OLYMPIA, Wash. — The delay of a controversial long-term savings law means millions of Washington residents will not see new automatic paycheck deductions coming at the beginning of 2022.
But thousands of state workers and higher education employees will still have funds taken out of their paychecks.
According to governor spokesperson Tara Lee, despite Gov. Jay Inslee's order last week to delay the law, employers, public and private are still required to collect the premiums from employees’ wages.
Lee said while private companies that don’t collect the funds will not be penalized, as an employer, the state "will follow the law until it is changed. The only way to prevent collections from being legally required in January would be to change the underlying law before then.”
Lee said any funds collected by the state would be held in reserve pending expected action by legislators next year.
On January 1, employees were supposed to start paying into the Washington Cares Fund, an account established by a 2019 law to provide funds for an individual’s long term care.
But after concerns were raised about the law, Inslee ordered the state’s Employment Security Department to hold off on collecting funds to give lawmakers time to revisit, and perhaps change the law when they return to Olympia for the 2022 legislative session in January.
Under the law, someone making $65,000 a year would pay about $435 a year into their account, which could give a worker up to just over $36,000 to use when they get older, according to the state’s Employment Security Department.
Critics have said participation in the fund should be optional, and the accounts won’t provide nearly enough money for substantial long term care.
Other concerns cited the inability for someone to take their savings with them if they move out of state. The funds are lost when someone moves out of the state of Washington.
The state has approved approximately 450,000 exemptions, but only to those who have approved, existing long-term care savings accounts.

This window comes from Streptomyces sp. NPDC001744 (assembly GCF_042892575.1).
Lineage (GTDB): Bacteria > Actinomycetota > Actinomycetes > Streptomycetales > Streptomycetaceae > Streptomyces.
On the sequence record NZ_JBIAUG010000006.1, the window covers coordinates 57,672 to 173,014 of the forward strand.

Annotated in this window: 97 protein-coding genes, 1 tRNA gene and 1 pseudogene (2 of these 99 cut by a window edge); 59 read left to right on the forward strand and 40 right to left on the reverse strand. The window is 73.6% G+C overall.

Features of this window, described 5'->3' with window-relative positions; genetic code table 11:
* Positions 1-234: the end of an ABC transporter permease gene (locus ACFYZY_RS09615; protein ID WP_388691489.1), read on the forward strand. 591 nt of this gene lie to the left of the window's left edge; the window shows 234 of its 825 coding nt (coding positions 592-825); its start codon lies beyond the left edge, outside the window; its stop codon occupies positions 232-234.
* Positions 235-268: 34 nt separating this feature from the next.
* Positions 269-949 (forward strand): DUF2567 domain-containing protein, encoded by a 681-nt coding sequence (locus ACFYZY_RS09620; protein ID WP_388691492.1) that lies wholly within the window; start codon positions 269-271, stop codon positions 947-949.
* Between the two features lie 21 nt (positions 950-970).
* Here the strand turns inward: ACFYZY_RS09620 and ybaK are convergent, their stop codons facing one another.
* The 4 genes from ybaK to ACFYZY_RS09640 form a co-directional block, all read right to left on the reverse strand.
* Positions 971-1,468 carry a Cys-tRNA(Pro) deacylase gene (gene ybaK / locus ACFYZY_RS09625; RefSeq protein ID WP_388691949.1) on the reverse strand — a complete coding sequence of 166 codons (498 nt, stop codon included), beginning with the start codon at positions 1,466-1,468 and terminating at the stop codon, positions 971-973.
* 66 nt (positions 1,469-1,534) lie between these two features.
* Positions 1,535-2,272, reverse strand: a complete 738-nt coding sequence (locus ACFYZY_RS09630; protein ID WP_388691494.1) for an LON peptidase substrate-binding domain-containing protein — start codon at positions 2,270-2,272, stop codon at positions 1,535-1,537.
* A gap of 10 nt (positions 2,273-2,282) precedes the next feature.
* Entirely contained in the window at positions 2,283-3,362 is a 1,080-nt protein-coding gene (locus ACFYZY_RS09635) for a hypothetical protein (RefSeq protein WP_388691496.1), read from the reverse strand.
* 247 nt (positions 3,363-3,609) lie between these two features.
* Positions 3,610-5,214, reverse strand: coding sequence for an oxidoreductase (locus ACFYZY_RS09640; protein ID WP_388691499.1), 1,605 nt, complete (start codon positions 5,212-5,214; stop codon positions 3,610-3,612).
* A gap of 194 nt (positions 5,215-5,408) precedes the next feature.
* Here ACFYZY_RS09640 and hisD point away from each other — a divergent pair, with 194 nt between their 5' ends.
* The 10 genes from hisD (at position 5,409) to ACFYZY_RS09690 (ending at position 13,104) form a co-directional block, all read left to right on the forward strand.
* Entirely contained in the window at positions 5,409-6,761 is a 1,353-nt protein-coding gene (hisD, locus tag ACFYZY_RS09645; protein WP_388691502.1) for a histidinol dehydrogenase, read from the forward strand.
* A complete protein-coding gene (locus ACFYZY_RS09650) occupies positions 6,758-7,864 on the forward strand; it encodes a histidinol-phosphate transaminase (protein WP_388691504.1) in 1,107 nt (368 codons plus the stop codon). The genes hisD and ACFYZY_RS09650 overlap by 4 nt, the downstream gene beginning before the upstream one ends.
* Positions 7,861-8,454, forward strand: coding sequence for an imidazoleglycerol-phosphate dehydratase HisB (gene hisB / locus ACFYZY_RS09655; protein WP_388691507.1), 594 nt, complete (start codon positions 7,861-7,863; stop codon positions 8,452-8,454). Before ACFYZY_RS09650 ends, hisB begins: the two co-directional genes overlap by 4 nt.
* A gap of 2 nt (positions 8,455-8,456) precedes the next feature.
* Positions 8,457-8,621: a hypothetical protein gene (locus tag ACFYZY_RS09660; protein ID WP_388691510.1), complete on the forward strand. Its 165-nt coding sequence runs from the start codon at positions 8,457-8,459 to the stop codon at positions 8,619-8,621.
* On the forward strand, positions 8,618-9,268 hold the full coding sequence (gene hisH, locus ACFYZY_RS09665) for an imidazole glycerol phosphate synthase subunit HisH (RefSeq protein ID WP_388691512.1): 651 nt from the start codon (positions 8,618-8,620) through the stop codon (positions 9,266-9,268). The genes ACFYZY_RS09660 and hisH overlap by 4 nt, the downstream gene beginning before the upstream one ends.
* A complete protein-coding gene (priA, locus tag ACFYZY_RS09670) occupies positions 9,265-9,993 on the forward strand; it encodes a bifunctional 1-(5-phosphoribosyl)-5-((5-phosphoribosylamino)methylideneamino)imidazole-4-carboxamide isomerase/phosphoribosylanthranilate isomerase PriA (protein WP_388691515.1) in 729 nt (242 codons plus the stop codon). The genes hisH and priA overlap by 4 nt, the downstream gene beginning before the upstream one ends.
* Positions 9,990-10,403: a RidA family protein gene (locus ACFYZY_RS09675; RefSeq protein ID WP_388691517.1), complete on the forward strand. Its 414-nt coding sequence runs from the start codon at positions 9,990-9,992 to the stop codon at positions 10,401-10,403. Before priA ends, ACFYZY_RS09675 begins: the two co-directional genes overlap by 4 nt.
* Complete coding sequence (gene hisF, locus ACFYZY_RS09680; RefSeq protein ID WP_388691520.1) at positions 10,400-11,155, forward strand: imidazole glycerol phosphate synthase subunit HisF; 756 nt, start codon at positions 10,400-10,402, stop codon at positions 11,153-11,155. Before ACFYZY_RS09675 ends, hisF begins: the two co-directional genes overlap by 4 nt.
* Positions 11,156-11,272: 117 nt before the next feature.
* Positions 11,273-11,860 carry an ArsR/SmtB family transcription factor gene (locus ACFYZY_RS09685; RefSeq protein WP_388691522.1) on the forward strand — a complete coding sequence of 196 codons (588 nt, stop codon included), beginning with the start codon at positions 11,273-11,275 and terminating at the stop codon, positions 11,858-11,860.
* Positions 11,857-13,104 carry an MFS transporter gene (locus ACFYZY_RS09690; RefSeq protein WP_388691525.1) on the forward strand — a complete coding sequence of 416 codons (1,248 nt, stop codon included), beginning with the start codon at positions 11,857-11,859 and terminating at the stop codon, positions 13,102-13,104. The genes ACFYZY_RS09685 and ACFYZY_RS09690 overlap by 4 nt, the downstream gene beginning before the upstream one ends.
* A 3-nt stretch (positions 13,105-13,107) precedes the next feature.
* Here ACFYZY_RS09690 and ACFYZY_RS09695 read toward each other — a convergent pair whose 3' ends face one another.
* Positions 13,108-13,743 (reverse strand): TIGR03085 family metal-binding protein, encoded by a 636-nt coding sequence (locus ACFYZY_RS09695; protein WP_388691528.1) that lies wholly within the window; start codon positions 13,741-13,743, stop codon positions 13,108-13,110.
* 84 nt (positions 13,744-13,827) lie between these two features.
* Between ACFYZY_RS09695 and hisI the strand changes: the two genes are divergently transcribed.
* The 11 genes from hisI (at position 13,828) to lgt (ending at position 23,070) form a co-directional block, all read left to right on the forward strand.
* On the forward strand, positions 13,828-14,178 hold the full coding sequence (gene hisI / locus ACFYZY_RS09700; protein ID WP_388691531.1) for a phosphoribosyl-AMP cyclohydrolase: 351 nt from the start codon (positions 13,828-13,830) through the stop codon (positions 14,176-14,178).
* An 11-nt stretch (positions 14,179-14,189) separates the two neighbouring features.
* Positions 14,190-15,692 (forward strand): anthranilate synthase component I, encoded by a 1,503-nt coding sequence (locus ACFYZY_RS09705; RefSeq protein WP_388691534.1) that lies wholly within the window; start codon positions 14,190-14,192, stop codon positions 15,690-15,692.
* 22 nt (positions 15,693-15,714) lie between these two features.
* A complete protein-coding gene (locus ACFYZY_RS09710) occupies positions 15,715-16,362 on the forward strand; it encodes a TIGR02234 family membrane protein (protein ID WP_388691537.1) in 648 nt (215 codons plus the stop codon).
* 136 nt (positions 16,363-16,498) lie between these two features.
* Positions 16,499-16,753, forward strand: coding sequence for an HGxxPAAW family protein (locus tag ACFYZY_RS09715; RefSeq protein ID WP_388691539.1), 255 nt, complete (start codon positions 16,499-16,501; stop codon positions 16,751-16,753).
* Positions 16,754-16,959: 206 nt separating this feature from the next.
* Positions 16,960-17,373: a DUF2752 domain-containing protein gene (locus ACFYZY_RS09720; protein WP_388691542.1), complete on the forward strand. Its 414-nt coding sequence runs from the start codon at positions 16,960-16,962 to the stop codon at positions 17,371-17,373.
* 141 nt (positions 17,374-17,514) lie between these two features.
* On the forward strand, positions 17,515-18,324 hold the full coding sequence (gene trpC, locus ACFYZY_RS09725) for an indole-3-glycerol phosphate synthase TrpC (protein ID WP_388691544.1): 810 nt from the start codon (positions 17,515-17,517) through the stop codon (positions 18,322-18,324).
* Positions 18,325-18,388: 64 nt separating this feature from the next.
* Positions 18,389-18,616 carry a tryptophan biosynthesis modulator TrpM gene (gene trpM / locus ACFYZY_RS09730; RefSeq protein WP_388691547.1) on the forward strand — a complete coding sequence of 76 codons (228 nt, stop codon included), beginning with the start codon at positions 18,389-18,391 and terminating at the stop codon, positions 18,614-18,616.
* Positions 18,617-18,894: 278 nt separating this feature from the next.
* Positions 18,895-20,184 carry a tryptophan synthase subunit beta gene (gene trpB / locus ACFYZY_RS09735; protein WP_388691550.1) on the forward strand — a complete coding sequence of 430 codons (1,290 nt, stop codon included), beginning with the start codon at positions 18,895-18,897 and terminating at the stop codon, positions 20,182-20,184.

Republican party leaders from the state House and Senate Wednesday called on Inslee to call lawmakers back to Olympia prior to the start of the year to make necessary changes to the bill prior to 2022, or the start of the next legislative session January 10.
Senate Majority Leader Andy Billig, D-Spokane, did not think that would happen, but he said improving the 2019 law is one of his top priorities.
"Once we got closer to implementation, we got more feedback and there was consensus that we should make some changes,” said Billig. “This still makes a lot of sense for Washington state and for all Washingtonians, but we want to make sure we get it exactly right."
Billig said lawmakers and members of a Long-Term Care Commission will explore allowing those who live out-of-state and work in-state to be able to opt-out of the plan, those close to retirement might be able to receive more benefits, and Billig said the issue of taking someone’s savings to another state will be discussed.
He hoped the payroll deduction rate, .58 of a percent of someone’s income, would remain in place.
”We don't want the premiums to go up. And that's one of the reasons why it makes sense to have a little more time to be able to make these changes in a really thoughtful way,” said Billig.
Despite the delay, and talk of reform, former state Rep. Cary Condotta is gathering signatures for an initiative to make the law optional.
”The train wreck that it started out to be has just gotten worse,” said Condotta, “It needs to be removed or remodeled completely from the ground up.”
Condotta said he has until December 30 to turn in signatures to the Secretary of State’s office.
He said supporters have not yet reached their signature total goal.